Kenny Werner Lawn Chair Society Review

Released 2007.  

BBC Review

This one's quite unlike any other jazz album.

Martin Longley 2007

Werner was born in Brooklyn, bred by Berklee (that's the renowned College Of Music, near Boston) and was given his first major break by saxophonist Archie Shepp. The keyboardist released his debut album in 1977, and since then he's been working in every possible setting, including duos, trios, quartets and with the penning of ambitious works for big band blow-outs.

Werner has selected an eminent membership for this new band, making his first bold statement on the Blue Note label. Kenny's horn men often take control, making a more extrovert mark than their leader. Trumpeter Dave Douglas and tenor saxophonist Chris Potter spread their textures further by adding cornet and bass clarinet, both of them alarmingly heated soloists. The ubiquitous Scott Colley and Brian Blade provide wiry and pneumatic bass and drums in turn.

Many of these pieces would sound at home on the soundtrack of a Six Feet Under episode, adopting an airily rural traipse as their tight little themes develop. They're sculpted like topiary, helped along by Tower Of Power's Lenny Pickett, who's a suitably surprising choice of producer. Werner's pieces are itchy and twitchy, bordered with processed electroacoustic whorls. He's mixing piano, organ and disembodied synth squiggles, often in the same composition.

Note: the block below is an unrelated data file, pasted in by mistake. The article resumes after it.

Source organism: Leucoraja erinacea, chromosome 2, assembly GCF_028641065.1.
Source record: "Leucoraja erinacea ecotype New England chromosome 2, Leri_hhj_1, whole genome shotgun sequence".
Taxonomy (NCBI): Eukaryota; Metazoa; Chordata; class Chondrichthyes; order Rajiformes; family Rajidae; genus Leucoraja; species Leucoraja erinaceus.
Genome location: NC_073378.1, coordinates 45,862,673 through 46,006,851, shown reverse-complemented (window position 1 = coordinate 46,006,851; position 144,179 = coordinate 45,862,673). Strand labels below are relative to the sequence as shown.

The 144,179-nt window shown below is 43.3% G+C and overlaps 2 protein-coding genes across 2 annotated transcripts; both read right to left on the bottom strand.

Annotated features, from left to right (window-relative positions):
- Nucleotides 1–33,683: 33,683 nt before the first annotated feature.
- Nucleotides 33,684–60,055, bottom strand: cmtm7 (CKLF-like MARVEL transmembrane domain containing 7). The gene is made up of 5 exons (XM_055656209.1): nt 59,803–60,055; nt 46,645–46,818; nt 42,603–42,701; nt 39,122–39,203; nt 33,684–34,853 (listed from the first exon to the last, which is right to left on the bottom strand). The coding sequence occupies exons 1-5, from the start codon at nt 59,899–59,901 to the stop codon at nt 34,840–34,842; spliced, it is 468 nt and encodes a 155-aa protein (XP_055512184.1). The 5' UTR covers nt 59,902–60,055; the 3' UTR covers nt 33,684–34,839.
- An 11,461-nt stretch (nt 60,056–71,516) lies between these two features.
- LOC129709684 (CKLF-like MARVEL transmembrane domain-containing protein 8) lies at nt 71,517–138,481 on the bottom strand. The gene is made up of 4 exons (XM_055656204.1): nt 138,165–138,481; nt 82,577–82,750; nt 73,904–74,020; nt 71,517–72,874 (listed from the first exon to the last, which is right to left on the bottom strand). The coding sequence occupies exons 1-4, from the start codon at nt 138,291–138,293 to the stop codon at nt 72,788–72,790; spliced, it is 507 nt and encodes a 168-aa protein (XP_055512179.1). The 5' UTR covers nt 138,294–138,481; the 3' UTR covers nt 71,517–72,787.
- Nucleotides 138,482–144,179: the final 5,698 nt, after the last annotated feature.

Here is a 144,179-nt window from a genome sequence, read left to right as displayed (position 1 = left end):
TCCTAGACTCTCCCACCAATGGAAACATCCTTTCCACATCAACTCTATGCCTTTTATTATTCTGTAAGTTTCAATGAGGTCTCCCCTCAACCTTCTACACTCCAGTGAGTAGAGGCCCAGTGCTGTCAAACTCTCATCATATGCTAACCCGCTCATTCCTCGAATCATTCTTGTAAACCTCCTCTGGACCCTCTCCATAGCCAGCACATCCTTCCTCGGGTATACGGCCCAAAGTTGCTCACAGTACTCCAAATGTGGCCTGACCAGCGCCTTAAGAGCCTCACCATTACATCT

"New Amsterdam", "The 13th Day" or "Lawn Chairs" could be taken for almost conventional jazz soloing vehicles, the latter even ending up with a trace of "In A Silent Way". On these numbers, Douglas and Potter repeatedly deliver higher and higher climaxes, whilst "burble_burble_speak" and "west_coast_variant" are deliberately abstract (as telegraphed by their typography!). On the latter, Potter squeaks and squawks violently, but he's always grounded by a thick bassline purr. "Uncovered Heart" could be the gentle theme to a prairie soap opera, then "Inaugural Balls" cuts in with jagged criss-crosses, making an agitated funk hop, topped by a raw Douglas horn outburst. "Loss" spreads dark, orchestral atmospheres, with Werner's layerings embellished by Blade's cymbal splashes. Kenny's mat of overgrowth can also be cut back for a minimalist ponder, when so desired.

This one's quite unlike any other jazz album. Werner has shaped a peculiar set of tunes that merge acoustic and electronic palettes, combine mainstream and experimental approaches and that are imbued with an oddly mischievous sense of humour, simultaneously possessing serious intent. And he also reveals that there's a mild political polemic at play, too, even if only on an abstract level. Phew!

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